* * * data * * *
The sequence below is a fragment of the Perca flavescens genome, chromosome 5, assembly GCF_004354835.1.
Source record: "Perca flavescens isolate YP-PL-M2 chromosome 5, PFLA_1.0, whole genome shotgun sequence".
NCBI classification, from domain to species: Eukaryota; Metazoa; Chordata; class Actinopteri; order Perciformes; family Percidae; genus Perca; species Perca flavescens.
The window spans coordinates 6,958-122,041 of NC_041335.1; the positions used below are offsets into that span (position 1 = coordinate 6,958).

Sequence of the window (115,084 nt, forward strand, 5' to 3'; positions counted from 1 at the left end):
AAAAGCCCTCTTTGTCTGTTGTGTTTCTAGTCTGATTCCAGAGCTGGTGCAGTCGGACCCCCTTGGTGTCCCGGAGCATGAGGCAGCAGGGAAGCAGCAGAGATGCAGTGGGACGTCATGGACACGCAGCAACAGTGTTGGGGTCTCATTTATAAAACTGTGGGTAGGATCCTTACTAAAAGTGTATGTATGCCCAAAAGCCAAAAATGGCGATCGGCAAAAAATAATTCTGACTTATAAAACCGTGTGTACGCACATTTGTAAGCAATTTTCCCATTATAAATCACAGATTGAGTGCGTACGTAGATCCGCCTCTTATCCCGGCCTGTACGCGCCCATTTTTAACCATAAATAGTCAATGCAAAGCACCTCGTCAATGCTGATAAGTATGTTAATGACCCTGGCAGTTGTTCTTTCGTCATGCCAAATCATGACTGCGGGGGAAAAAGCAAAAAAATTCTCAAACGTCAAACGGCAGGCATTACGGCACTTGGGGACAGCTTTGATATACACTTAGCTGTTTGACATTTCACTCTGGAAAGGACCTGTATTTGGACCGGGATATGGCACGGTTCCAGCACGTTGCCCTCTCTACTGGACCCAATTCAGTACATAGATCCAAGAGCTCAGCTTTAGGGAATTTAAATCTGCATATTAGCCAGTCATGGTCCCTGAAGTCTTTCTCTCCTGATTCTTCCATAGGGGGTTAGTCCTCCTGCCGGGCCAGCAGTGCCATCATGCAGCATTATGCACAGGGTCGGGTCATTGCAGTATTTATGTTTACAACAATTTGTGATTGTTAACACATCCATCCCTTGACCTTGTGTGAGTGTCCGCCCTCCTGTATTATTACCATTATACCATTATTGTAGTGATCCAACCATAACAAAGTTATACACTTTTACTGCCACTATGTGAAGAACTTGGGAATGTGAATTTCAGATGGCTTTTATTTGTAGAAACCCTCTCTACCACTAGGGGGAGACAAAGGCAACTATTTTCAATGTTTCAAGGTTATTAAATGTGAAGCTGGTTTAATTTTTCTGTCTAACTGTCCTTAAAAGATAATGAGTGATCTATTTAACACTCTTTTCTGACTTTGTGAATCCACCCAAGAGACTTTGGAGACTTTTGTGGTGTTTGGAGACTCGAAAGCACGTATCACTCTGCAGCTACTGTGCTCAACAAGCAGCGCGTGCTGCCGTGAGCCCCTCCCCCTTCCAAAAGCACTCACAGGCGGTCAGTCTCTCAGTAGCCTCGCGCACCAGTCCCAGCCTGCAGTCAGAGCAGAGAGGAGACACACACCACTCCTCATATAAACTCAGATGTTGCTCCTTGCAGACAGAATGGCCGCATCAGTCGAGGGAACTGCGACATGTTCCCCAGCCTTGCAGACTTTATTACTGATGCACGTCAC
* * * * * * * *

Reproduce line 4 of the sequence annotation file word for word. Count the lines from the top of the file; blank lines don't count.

The window spans coordinates 6,958-122,041 of NC_041335.1; the positions used below are offsets into that span (position 1 = coordinate 6,958).